Wearing blue shirt, tie and black slacks, George Kehrer ambles into the room to face a half-dozen frustrated homeowners. They all have tales of troubles with insurers and banks.
Kehrer, 54, executive director of the nonprofit Community Assisting Recovery (CARe) group that he founded, smiles reassuringly. "What questions can I answer?" he asks, his voice breaking. He has been fighting the flu, or some illness, for three weeks and can promise only about a half-hour's worth of earthquake advice.
Trailing after him is Spyder, his 11-year-old miniature schnauzer. Together, they survived the 1991 Oakland fires, when Kehrer lost his home. The experience spurred him to help other disaster victims struggle with money, insurance and paperwork issues that arise in the wake of a disaster claim.
Tens of thousands of Valley residents have still have not resolved insurance claims stemming from the Northridge earthquake, he said.
"You have to be firm," he tells a woman whose insurance check was made out to the wrong bank. The bank refuses, so far, to sign a document releasing the check to her. "You have to go there with the intent you're not going to leave until you get them to sign it," he says.
The people in the room have a variety of dilemmas caused by the earthquake. One person says an insurance company refuses to pay for damage created by shifting soil. "That's like saying you're going to give fire insurance, but not pay for anything that got hot," Kehrer says.
Other homeowners say insurance companies are refusing to pay for independent inspection work to confirm or counter damage estimates made by company-paid adjusters.
"It's like the fox guarding the sheep," Kehrer says.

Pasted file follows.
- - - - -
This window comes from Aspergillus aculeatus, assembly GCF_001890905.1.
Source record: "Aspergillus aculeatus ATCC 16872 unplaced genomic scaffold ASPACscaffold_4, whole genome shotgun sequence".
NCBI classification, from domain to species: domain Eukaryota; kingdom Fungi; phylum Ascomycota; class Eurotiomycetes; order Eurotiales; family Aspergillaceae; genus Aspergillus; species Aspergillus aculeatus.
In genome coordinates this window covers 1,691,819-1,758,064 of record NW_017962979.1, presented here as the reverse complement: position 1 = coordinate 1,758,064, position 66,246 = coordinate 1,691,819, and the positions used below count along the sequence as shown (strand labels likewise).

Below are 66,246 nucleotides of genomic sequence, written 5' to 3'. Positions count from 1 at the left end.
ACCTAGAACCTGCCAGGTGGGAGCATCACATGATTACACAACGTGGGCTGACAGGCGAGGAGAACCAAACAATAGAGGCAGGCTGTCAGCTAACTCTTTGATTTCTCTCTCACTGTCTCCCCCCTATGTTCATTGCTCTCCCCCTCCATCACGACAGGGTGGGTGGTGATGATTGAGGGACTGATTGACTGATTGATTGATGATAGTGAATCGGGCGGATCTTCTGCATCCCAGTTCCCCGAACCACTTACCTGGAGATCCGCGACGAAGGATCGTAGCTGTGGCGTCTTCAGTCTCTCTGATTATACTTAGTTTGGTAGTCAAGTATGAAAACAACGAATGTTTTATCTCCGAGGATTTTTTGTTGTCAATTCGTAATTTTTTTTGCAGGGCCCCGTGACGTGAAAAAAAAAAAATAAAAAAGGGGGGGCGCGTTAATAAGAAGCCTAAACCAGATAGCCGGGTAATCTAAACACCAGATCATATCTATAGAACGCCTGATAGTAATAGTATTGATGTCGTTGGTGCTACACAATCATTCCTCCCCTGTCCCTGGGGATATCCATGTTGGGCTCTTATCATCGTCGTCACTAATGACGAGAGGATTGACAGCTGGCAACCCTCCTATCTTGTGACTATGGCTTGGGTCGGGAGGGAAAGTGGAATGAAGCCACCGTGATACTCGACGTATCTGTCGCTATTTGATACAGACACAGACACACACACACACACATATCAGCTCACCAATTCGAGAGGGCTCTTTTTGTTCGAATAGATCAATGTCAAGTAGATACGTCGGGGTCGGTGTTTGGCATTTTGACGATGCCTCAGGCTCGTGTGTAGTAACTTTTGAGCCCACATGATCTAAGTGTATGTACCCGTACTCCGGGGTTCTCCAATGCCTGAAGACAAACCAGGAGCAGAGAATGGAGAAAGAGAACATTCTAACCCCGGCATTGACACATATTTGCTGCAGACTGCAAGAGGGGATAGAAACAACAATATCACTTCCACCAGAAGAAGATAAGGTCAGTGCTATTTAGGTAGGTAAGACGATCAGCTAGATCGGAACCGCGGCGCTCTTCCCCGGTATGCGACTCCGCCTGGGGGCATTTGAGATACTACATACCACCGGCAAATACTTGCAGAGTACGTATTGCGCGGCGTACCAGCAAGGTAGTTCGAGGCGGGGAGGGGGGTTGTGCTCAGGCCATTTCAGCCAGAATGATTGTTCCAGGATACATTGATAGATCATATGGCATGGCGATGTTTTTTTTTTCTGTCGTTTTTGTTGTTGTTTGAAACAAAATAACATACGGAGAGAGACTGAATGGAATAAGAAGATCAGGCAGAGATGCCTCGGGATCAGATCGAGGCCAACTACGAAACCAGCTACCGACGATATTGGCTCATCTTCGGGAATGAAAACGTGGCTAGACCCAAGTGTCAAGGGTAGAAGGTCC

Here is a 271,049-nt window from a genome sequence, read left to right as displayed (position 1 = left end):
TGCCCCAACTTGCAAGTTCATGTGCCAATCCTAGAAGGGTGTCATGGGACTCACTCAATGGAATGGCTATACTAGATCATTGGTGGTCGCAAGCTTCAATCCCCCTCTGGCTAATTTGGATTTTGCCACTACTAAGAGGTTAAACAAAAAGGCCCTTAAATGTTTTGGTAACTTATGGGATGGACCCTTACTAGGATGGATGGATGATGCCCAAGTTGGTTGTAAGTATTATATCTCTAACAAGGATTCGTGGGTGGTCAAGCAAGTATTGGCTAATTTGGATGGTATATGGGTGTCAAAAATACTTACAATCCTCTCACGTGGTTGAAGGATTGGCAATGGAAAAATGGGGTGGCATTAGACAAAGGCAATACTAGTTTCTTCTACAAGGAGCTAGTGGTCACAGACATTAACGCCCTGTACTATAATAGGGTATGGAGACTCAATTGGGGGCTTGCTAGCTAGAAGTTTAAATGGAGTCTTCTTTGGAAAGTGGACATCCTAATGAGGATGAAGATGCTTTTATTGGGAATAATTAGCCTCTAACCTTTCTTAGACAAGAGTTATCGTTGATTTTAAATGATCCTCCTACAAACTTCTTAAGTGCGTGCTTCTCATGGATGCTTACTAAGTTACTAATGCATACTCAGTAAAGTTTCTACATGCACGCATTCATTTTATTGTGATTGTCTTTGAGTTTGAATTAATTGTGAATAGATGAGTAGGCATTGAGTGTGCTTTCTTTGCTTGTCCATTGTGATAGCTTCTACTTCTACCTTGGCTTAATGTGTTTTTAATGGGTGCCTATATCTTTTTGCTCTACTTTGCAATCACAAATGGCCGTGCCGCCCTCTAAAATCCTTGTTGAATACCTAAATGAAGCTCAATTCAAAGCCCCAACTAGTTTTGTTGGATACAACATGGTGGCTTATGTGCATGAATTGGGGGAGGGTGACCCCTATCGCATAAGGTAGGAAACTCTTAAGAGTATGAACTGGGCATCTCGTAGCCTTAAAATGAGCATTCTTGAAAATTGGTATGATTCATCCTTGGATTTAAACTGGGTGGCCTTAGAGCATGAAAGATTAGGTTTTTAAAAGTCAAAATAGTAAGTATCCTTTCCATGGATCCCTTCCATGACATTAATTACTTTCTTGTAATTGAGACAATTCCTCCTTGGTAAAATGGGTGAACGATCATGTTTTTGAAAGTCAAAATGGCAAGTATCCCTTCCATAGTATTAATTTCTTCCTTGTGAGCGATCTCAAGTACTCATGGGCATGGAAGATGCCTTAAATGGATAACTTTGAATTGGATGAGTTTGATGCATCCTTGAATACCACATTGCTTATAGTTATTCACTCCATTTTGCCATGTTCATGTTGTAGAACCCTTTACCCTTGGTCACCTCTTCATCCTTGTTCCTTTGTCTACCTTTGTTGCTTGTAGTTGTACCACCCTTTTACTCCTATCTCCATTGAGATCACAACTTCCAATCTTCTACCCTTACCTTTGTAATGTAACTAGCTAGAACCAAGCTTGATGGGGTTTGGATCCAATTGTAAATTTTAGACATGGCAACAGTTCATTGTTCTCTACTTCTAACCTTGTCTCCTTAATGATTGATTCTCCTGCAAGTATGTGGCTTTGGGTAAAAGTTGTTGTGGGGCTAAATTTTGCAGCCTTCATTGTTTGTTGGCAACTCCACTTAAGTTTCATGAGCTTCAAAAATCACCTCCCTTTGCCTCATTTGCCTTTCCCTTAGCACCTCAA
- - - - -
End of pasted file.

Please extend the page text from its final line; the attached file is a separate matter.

Originally from Michigan, Kehrer had worked as a general contractor before returning to school. "I had a girlfriend who said she'd never marry a plumber," Kehrer said. "So I went back to law school, and then we broke up."
He received his law degree but does not practice.
After the Oakland fires, Kehrer's new calling as a victim advocate brought him to scenes of disasters such as Hurricane Andrew in Florida and the Malibu wildfires in 1993. He was back in Northern California when the Northridge earthquake struck.
"I was walking by my favorite coffee shop," says Kehrer, who watched the aftermath on the shop's television. "I said to myself, 'My God. I think my life is about to change.' "
Christy Call, now the president of CARe, is glad it did. According to CARe members, the group, with only $100,000 in donations its first year, helped homeowners secure $1.5 billion in payments from insurance companies.
"He has just been a godsend to us," said Call, whose Northridge home incurred $650,000 in damage. "He's just a very selfless person."
CARe survives solely on donations, Kehrer says. He is still a volunteer and receives no salary from the group.
Kehrer initially had expected to stay in Los Angeles two or three years, but now says he is only halfway through completing his task.
"These people are still the most vulnerable," says Kehrer, who also works as a consultant in property loss evaluations.
CARe can be reached at (818) 363-3062.
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